Parents are still getting to grips with the latest laws around backless booster seats, one year after the rules were announced.
New research reveals 9 in 10 (88%) mums and dads are still perplexed by the law, which bans the production of backless booster seats for children below a certain weight. The law, which came into force in February 2017, extends the use of booster seats with backs to taller and heavier children.
The research proves parents are still in the dark with one in four (26%) admitting they think the rules are unclear. Confused dot com has created a child car seat calculator to guide mums and dads in right direction. The calculator helps baffled parents identify which car seat group their child belongs to, based on their age and weight.
Using the calculator will not only keep parents on the right side of the law, but can help them find the safest solution for their child. However, the research found some parents are, seemingly, so confused about which car seat is best they are giving up on using them all together. In fact, one in five (18%) parents with children under the age of 12 admit they never or rarely use a car seat for their child. And, even more worryingly, more than two in five (42%) parents who have been in an accident while their child was in the vehicle admit their kids were either not in a car seat or wearing a seatbelt at the time.
It is concerning parents are seemingly flouting the rules due to the complexity of the law. The current law states children must use the correct car seat for their height, age and weight until they are 12 years old or 135cm tall, whichever they reach first. Under the new rules, backless booster seats are deemed unsuitable for children shorter than 125cm and weighing less than 22kg – this is the average height and weight of children between six and eight years old. Whereas before backless booster seats were only unsuitable for children weighing less than 15kg.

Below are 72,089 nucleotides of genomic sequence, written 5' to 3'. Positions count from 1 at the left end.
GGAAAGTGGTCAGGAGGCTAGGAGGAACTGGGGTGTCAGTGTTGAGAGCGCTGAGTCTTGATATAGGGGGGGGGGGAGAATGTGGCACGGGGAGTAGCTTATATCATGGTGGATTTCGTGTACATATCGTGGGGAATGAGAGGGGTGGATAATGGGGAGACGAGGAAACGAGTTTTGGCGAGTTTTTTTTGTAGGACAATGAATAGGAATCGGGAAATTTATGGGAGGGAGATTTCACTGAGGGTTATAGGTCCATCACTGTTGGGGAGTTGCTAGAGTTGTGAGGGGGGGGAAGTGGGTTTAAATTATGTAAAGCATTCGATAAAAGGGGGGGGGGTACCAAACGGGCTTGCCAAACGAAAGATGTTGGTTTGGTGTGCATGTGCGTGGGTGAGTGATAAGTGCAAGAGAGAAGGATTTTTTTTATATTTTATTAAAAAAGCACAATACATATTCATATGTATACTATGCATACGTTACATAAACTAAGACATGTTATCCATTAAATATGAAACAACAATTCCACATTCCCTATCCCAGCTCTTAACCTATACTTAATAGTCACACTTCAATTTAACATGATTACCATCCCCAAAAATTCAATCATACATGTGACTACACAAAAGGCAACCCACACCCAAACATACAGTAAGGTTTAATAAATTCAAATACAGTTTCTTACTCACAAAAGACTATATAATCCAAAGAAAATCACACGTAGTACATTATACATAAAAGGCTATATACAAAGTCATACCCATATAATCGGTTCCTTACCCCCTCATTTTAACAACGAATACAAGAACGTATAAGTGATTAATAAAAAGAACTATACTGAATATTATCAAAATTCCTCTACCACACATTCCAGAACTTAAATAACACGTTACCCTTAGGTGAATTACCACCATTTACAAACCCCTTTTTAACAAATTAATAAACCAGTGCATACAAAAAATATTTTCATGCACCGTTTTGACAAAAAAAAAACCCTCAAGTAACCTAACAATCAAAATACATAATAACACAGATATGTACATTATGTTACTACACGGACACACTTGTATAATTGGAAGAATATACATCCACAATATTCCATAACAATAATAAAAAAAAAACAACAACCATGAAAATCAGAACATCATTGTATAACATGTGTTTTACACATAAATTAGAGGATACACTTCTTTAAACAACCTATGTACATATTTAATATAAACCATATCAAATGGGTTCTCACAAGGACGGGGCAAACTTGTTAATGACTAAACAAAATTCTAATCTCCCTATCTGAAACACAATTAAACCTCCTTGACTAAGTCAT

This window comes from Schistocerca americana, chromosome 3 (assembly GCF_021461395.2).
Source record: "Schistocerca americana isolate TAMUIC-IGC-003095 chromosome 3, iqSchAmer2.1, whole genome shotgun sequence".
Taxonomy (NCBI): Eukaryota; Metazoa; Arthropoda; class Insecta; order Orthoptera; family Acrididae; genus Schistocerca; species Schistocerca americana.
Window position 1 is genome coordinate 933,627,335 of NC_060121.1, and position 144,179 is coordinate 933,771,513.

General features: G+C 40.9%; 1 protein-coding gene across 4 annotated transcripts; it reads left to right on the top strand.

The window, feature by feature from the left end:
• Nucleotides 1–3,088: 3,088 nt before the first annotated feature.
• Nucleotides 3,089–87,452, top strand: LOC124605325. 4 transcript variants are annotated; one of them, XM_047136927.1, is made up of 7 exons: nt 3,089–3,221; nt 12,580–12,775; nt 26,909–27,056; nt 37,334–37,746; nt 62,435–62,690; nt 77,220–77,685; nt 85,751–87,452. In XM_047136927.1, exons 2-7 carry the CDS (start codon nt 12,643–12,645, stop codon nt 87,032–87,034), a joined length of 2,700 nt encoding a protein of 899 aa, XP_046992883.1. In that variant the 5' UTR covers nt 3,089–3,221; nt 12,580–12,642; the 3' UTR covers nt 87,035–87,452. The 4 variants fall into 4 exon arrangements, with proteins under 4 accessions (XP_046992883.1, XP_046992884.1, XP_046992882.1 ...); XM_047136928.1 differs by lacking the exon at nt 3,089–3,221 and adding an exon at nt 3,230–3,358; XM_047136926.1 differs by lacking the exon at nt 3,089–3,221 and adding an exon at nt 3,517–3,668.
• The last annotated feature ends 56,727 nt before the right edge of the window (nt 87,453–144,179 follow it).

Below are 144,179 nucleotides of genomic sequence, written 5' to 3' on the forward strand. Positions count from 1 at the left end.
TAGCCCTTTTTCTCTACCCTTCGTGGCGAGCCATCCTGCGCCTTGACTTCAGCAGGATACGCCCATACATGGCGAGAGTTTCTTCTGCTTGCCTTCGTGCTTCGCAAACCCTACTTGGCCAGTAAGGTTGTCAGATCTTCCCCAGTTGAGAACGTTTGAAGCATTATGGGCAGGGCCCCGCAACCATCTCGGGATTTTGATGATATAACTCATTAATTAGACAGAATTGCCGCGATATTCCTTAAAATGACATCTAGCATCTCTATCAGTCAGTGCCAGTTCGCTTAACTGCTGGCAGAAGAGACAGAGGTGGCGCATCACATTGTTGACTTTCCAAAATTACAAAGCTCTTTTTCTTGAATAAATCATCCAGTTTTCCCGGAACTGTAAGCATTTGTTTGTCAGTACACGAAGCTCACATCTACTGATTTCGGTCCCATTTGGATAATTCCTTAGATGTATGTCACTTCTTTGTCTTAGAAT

Perplexingly, the new rules, introduced last February, will only apply to manufacturers bringing new products on the market. So parents who already own and use backless boosters, bought before this date, will still be permitted to use them for younger children. Seemingly, one rule for manufacturers and another rule for parents may send mixed messages about the safety of backless boosters.
Crucially, parents or drivers caught carrying a child under the age of 14 while not buckled up correctly can face fines up to £500. Confused.com issued a Freedom of Information request to 38 police forces, revealing 4,648 child seatbelt violations were recorded between 2016 and 2017. And, according to parents, 1 in 10 (10%) admit they have been pulled over by the police for driving while their child was not in car seat or wearing a seatbelt. Those who have been prosecuted for the offence say it has set them back £161 in fines on average.
Worryingly, many parents in the UK are putting themselves at risk of these hefty fines, as more than a quarter of parents (28%) have admitted to driving while their child was not in a suitable car seat. And almost a third (31%) claim they thought their child did not need one. Almost three in 10 (29%) also skipped out on using a car seat because they switched to another vehicle and didn’t transfer the seat over. While, shockingly, almost 1 in 10 (9%) blamed forgetfulness.